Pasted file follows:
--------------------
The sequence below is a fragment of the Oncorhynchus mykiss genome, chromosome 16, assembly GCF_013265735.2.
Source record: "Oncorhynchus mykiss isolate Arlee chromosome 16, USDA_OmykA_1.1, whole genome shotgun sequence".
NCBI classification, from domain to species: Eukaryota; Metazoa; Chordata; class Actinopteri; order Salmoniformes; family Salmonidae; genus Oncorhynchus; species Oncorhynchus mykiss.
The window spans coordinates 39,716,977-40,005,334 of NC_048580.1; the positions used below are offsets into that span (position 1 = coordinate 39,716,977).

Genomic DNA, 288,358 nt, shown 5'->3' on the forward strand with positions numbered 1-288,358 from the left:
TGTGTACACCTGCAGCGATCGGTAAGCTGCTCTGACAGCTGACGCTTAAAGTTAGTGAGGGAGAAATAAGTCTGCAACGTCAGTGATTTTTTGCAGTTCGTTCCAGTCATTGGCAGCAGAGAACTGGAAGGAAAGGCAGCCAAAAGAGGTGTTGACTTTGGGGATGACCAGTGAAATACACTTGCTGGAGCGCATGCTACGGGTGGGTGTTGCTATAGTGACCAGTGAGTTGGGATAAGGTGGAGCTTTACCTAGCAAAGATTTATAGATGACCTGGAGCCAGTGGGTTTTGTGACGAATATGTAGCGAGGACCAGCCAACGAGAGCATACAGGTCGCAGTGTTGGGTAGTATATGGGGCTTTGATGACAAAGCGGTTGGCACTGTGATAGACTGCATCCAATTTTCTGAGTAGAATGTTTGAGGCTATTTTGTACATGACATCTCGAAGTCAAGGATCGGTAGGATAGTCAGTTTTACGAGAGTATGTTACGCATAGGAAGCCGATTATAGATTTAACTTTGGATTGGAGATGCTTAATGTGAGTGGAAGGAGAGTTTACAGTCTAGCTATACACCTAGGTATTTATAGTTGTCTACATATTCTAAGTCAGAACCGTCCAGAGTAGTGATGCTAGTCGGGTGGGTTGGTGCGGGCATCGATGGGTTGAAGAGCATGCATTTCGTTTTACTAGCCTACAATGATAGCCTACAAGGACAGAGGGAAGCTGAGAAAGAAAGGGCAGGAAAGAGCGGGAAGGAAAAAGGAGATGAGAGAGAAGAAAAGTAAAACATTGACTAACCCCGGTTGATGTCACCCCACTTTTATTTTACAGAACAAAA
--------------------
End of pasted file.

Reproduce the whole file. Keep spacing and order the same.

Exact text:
The sequence below is a fragment of the Oncorhynchus mykiss genome, chromosome 16, assembly GCF_013265735.2.
Source record: "Oncorhynchus mykiss isolate Arlee chromosome 16, USDA_OmykA_1.1, whole genome shotgun sequence".
NCBI classification, from domain to species: Eukaryota; Metazoa; Chordata; class Actinopteri; order Salmoniformes; family Salmonidae; genus Oncorhynchus; species Oncorhynchus mykiss.
The window spans coordinates 39,716,977-40,005,334 of NC_048580.1; the positions used below are offsets into that span (position 1 = coordinate 39,716,977).

Genomic DNA, 288,358 nt, shown 5'->3' on the forward strand with positions numbered 1-288,358 from the left:
TGTGTACACCTGCAGCGATCGGTAAGCTGCTCTGACAGCTGACGCTTAAAGTTAGTGAGGGAGAAATAAGTCTGCAACGTCAGTGATTTTTTGCAGTTCGTTCCAGTCATTGGCAGCAGAGAACTGGAAGGAAAGGCAGCCAAAAGAGGTGTTGACTTTGGGGATGACCAGTGAAATACACTTGCTGGAGCGCATGCTACGGGTGGGTGTTGCTATAGTGACCAGTGAGTTGGGATAAGGTGGAGCTTTACCTAGCAAAGATTTATAGATGACCTGGAGCCAGTGGGTTTTGTGACGAATATGTAGCGAGGACCAGCCAACGAGAGCATACAGGTCGCAGTGTTGGGTAGTATATGGGGCTTTGATGACAAAGCGGTTGGCACTGTGATAGACTGCATCCAATTTTCTGAGTAGAATGTTTGAGGCTATTTTGTACATGACATCTCGAAGTCAAGGATCGGTAGGATAGTCAGTTTTACGAGAGTATGTTACGCATAGGAAGCCGATTATAGATTTAACTTTGGATTGGAGATGCTTAATGTGAGTGGAAGGAGAGTTTACAGTCTAGCTATACACCTAGGTATTTATAGTTGTCTACATATTCTAAGTCAGAACCGTCCAGAGTAGTGATGCTAGTCGGGTGGGTTGGTGCGGGCATCGATGGGTTGAAGAGCATGCATTTCGTTTTACTAGCCTACAATGATAGCCTACAAGGACAGAGGGAAGCTGAGAAAGAAAGGGCAGGAAAGAGCGGGAAGGAAAAAGGAGATGAGAGAGAAGAAAAGTAAAACATTGACTAACCCCGGTTGATGTCACCCCACTTTTATTTTACAGAACAAAA